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« Should job applicants always submit teaching letters? | Main | Cover letters for junior vs. senior jobs? »

10/24/2022

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prudence

absolutely do not say anything until you have an offer in print. You have nothing until you have an offer. So you will just piss your current place off supremely. And, as Marcus notes, many places will not make counter offers. I was at a place that would not even give a junior person a $ 3000 raise for staying - this was ome years ago ... but $ 3000!?

Tenured now

I think this depends massively on your university AND your department. I have had friends get retention raises for turning down on-campus interviews, and my current university apparently at least sometimes does this. My previous department had (what I think was not a wise) hiring strategy according to which they hired the very best people they could assuming they would move on to better jobs after a few years, so our chair was aware of and supportive of us being on the market - he'd like to retain us if he could and so liked to have more time to try to arrange something if an offer came through, but would not hold it against us if it didn't. Which is all to say that if there is someone senior you trust in your department or a similar department, I would ask them in confidence. If there is not, I would follow the advice from Marcus and Prudence. Good luck!

raises

This is not my case, but anecdotally a colleague of mine told their department chair that they were invited for an interview, and it was at that stage that they were made a counter offer to turn the interview invitation down. Not saying that always or usually happen, but that was one case I know of in which it did.

I will say that how to get raises through getting external offers (which seems to be the only way to get any meaningful raise) is something that is under discussed and quite opaque to me at my institution, and more information on what strategies were successful would be very welcome.

raises

Also, I have spoken candidly about this with my department head with no ill feelings on their part (as far as I can tell). They know I am happy here, but we both know that salary here is not great. They have no reason to get supremely pissed because I wish to better my financial situation. Not saying all department heads are as understanding, but it is not obvious that one cannot be candid with some people at the institution.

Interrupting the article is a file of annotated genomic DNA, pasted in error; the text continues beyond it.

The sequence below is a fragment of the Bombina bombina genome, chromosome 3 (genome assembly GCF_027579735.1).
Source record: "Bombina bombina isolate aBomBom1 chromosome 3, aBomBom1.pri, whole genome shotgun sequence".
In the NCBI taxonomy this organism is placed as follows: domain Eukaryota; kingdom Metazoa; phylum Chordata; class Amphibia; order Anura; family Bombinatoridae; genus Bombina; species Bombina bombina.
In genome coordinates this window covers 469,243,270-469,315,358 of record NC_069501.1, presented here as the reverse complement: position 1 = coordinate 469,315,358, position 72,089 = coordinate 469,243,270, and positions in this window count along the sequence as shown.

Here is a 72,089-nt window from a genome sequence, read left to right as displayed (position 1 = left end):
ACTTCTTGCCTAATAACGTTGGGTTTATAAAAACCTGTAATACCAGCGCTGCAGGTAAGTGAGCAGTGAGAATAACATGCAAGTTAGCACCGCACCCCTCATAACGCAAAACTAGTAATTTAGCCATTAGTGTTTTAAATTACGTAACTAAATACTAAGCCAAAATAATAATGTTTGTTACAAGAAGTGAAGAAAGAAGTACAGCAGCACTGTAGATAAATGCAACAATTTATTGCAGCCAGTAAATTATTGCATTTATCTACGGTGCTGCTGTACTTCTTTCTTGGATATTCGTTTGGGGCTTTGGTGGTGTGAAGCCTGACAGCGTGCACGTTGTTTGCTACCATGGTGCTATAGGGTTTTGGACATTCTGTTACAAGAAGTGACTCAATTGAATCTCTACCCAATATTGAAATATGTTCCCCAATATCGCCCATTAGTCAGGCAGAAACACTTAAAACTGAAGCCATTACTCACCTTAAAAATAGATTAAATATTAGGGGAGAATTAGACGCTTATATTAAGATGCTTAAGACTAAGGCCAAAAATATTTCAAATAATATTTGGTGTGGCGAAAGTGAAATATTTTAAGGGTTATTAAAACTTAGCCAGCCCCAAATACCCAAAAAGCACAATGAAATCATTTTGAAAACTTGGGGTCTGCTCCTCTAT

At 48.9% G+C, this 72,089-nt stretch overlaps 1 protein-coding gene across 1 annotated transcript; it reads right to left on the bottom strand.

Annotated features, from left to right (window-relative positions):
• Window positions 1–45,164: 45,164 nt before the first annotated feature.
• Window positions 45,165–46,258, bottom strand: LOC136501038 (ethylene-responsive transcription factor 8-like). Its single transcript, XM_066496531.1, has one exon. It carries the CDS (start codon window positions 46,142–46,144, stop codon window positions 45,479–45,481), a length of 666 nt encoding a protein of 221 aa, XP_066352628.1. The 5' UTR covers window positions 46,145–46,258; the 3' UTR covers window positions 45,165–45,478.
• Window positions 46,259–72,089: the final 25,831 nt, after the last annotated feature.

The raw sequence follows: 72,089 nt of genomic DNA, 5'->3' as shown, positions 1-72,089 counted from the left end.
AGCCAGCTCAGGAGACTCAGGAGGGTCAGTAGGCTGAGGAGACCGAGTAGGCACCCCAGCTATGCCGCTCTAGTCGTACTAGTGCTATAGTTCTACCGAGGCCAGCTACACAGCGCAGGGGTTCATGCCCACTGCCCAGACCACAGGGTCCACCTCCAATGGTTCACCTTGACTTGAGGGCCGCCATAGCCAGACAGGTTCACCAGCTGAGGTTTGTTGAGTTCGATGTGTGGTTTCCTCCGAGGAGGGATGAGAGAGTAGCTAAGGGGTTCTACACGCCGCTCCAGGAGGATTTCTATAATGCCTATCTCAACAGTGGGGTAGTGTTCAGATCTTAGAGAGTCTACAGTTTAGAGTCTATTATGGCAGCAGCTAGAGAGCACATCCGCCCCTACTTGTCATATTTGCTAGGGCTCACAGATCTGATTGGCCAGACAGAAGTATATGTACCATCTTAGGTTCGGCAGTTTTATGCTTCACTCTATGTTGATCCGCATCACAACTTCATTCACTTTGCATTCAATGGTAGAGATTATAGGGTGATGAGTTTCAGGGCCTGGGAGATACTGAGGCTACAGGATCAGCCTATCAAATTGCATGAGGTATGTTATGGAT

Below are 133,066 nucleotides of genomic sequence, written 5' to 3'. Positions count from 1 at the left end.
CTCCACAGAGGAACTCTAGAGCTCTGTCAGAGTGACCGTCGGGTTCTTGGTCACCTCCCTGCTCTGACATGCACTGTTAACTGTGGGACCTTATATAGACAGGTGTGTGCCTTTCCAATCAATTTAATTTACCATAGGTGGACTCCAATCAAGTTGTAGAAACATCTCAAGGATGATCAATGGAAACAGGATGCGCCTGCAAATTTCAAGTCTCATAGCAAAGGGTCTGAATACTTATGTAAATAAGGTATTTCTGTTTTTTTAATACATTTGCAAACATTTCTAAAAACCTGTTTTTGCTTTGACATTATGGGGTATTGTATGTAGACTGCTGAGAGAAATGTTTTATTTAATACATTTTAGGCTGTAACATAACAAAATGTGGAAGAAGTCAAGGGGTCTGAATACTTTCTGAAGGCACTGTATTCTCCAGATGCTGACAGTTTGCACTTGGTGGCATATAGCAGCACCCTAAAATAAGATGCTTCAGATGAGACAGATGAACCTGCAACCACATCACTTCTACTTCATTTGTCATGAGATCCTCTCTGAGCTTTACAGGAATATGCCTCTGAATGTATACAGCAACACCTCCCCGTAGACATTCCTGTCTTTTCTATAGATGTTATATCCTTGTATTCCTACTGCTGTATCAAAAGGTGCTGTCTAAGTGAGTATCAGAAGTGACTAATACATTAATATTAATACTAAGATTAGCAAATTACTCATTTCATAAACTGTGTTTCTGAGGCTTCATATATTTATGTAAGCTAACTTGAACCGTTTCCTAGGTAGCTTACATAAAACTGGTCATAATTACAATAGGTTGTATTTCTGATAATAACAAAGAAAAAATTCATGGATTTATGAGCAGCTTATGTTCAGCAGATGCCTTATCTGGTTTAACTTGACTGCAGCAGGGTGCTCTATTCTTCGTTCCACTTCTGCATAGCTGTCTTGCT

R1 person

If you are at an R1 and you definitely want to stay, I would tell them ASAP. Your chair should hopefully have an idea about whether the admin will negotiate to get you to withdraw from an interview, and typically they will want to do that. This is a safer and better bet for you than waiting to see if you get an offer and only negotiating then.

Don't overshare at work

Speaking as a former lawyer, do not say anything until you have another offer.

Some people think that their current colleagues are their friends and have your best interest in hand, so itโ€™s good to talk to them! If you are early in your career, be very wary of doing so.

It would help if you considered how your chair, or someone committed to your current institution, would be impacted by what you tell them. If you tell your chair, for example, you may want to leave; they may wish what is best for you. Or, more likely, they may see you as one foot out the door, and now you are just another work problem adding to their already busy work life.

depends

I do think this varies by institution and department, but I've been invited to apply elsewhere a few times and, when I would actually consider moving, I've had a candid conversation with my chair letting them know that I'm happy where I am but that there are some appealing features of the position I've been invited to apply for. My chair then advocated for me to the dean and secured a substantial retention offer for me to pull out of the other search. I know other colleagues have done the same. I'm at an R1 (but not one with a PhD program), and my department is friendly and supportive, and the upper admin doesn't seem keen to punish people that can generate interest from other departments.

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